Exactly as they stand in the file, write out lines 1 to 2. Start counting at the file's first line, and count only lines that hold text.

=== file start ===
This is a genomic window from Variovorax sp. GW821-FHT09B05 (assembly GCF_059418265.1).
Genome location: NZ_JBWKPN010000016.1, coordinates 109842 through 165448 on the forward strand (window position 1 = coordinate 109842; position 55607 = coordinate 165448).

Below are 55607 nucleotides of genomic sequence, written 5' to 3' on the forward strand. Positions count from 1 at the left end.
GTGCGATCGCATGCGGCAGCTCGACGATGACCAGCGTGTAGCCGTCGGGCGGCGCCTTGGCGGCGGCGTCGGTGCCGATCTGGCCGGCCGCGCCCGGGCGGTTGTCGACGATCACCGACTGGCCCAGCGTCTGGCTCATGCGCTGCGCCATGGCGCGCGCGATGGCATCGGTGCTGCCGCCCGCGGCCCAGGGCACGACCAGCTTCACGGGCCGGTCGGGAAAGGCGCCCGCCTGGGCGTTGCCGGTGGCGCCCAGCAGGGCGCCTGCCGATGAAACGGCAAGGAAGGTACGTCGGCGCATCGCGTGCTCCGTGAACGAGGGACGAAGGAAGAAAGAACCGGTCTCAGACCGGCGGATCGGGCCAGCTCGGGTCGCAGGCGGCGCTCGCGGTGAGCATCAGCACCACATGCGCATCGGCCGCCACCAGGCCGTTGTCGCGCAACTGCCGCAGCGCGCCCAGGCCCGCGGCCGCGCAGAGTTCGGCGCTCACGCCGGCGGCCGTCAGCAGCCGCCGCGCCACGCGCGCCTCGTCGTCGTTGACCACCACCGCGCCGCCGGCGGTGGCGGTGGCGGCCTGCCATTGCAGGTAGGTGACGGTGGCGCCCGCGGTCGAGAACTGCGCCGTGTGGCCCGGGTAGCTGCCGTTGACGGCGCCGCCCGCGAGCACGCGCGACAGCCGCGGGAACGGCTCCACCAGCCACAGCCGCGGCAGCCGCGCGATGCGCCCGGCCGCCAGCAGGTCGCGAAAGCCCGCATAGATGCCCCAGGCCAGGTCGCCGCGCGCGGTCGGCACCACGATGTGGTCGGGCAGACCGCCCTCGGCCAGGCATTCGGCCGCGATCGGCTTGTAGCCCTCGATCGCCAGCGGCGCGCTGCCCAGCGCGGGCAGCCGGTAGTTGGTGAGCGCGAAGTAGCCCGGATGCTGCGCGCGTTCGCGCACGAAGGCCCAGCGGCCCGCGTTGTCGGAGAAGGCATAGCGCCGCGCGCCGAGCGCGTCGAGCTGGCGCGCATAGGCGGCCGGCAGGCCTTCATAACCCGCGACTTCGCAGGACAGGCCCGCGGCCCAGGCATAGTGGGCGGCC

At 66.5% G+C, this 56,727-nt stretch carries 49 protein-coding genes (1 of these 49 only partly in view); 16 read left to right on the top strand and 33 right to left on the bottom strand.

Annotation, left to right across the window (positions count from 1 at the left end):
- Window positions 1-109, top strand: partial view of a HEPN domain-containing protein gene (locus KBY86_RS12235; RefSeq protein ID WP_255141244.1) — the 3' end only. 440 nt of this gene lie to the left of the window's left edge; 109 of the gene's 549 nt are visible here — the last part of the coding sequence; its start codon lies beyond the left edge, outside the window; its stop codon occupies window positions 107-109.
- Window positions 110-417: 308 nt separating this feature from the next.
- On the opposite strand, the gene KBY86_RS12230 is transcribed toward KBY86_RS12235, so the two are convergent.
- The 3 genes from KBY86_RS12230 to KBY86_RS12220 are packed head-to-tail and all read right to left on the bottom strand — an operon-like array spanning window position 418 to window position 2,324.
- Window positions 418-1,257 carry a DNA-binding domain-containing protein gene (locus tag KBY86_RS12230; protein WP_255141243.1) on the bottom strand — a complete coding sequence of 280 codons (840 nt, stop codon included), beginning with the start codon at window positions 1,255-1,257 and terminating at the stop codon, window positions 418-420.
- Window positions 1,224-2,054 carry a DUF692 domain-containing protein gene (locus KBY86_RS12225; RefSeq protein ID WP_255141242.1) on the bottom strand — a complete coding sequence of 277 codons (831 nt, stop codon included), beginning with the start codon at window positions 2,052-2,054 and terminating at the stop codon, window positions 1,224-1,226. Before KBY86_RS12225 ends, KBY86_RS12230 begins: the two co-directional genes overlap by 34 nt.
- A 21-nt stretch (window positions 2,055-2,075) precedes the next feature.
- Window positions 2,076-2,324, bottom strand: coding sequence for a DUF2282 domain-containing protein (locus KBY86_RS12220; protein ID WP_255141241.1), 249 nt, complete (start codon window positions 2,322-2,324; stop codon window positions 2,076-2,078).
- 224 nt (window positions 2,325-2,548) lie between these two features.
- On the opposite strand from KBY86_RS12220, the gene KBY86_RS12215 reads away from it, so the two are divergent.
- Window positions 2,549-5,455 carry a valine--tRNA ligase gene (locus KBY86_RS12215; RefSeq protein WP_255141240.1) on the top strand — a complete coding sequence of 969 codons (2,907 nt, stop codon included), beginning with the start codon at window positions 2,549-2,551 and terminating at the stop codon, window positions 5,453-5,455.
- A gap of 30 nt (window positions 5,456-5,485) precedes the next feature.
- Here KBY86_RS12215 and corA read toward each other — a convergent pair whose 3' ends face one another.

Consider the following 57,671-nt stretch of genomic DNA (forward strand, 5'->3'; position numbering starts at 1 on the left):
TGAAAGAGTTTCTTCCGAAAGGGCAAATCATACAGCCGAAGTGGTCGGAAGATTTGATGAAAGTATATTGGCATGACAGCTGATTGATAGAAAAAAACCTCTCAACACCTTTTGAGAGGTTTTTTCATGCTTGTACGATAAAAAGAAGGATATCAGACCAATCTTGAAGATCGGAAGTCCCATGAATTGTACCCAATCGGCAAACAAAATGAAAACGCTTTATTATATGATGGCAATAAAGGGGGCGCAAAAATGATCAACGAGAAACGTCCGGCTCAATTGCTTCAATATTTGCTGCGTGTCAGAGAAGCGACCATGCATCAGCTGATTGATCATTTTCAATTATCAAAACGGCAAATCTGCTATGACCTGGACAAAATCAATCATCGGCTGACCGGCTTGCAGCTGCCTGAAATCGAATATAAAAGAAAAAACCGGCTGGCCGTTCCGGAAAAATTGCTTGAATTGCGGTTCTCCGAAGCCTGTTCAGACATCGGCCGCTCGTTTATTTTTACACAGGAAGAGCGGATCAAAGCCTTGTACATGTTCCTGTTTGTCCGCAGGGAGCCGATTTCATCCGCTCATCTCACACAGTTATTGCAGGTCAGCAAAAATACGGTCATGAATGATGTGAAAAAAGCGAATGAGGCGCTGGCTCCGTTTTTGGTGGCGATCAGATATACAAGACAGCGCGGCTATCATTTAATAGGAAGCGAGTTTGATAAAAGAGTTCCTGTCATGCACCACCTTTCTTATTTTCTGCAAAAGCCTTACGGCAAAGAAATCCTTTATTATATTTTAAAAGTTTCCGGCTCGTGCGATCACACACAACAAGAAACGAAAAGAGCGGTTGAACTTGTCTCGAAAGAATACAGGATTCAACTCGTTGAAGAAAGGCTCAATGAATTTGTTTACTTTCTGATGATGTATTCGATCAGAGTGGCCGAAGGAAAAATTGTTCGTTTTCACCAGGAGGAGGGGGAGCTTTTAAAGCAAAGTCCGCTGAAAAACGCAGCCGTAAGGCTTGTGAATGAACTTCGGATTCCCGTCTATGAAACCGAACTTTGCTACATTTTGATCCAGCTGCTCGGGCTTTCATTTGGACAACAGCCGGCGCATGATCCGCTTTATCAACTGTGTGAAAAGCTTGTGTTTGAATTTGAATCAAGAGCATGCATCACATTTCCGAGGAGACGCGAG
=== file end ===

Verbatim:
This is a genomic window from Variovorax sp. GW821-FHT09B05 (assembly GCF_059418265.1).
Genome location: NZ_JBWKPN010000016.1, coordinates 109842 through 165448 on the forward strand (window position 1 = coordinate 109842; position 55607 = coordinate 165448).